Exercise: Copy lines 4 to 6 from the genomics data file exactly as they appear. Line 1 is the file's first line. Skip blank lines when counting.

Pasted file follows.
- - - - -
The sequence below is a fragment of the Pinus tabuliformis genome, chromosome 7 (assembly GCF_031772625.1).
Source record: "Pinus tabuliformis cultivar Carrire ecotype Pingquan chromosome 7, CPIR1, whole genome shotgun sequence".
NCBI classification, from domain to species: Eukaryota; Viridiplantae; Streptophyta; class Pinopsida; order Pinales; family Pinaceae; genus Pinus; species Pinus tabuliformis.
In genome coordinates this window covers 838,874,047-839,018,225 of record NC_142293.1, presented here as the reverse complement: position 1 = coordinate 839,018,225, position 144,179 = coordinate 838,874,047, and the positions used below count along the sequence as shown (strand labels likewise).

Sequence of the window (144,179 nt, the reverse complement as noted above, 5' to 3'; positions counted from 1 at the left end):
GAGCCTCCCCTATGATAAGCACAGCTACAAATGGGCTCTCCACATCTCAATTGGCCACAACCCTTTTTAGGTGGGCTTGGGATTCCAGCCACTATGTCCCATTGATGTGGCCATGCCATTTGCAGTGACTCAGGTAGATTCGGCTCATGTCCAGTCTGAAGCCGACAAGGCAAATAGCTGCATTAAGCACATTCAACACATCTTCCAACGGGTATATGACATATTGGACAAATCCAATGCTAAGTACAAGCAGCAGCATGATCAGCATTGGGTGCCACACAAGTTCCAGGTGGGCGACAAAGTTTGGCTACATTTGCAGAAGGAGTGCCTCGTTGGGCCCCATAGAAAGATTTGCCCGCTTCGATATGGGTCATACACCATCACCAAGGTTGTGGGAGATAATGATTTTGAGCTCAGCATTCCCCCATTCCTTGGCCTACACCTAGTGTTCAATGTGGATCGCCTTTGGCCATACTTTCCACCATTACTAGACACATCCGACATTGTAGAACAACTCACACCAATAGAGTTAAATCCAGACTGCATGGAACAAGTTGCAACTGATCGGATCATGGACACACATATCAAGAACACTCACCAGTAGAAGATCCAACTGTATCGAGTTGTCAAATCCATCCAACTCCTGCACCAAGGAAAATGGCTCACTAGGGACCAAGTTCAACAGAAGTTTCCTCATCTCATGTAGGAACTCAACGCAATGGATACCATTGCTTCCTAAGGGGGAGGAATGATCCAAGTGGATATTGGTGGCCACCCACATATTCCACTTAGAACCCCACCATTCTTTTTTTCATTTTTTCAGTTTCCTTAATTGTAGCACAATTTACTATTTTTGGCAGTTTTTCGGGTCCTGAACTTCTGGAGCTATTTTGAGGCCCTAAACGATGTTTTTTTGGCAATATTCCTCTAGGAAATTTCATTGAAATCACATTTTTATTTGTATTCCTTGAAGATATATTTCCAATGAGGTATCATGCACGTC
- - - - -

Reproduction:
In genome coordinates this window covers 838,874,047-839,018,225 of record NC_142293.1, presented here as the reverse complement: position 1 = coordinate 839,018,225, position 144,179 = coordinate 838,874,047, and the positions used below count along the sequence as shown (strand labels likewise).

Sequence of the window (144,179 nt, the reverse complement as noted above, 5' to 3'; positions counted from 1 at the left end):
GAGCCTCCCCTATGATAAGCACAGCTACAAATGGGCTCTCCACATCTCAATTGGCCACAACCCTTTTTAGGTGGGCTTGGGATTCCAGCCACTATGTCCCATTGATGTGGCCATGCCATTTGCAGTGACTCAGGTAGATTCGGCTCATGTCCAGTCTGAAGCCGACAAGGCAAATAGCTGCATTAAGCACATTCAACACATCTTCCAACGGGTATATGACATATTGGACAAATCCAATGCTAAGTACAAGCAGCAGCATGATCAGCATTGGGTGCCACACAAGTTCCAGGTGGGCGACAAAGTTTGGCTACATTTGCAGAAGGAGTGCCTCGTTGGGCCCCATAGAAAGATTTGCCCGCTTCGATATGGGTCATACACCATCACCAAGGTTGTGGGAGATAATGATTTTGAGCTCAGCATTCCCCCATTCCTTGGCCTACACCTAGTGTTCAATGTGGATCGCCTTTGGCCATACTTTCCACCATTACTAGACACATCCGACATTGTAGAACAACTCACACCAATAGAGTTAAATCCAGACTGCATGGAACAAGTTGCAACTGATCGGATCATGGACACACATATCAAGAACACTCACCAGTAGAAGATCCAACTGTATCGAGTTGTCAAATCCATCCAACTCCTGCACCAAGGAAAATGGCTCACTAGGGACCAAGTTCAACAGAAGTTTCCTCATCTCATGTAGGAACTCAACGCAATGGATACCATTGCTTCCTAAGGGGGAGGAATGATCCAAGTGGATATTGGTGGCCACCCACATATTCCACTTAGAACCCCACCATTCTTTTTTTCATTTTTTCAGTTTCCTTAATTGTAGCACAATTTACTATTTTTGGCAGTTTTTCGGGTCCTGAACTTCTGGAGCTATTTTGAGGCCCTAAACGATGTTTTTTTGGCAATATTCCTCTAGGAAATTTCATTGAAATCACATTTTTATTTGTATTCCTTGAAGATATATTTCCAATGAGGTATCATGCACGTC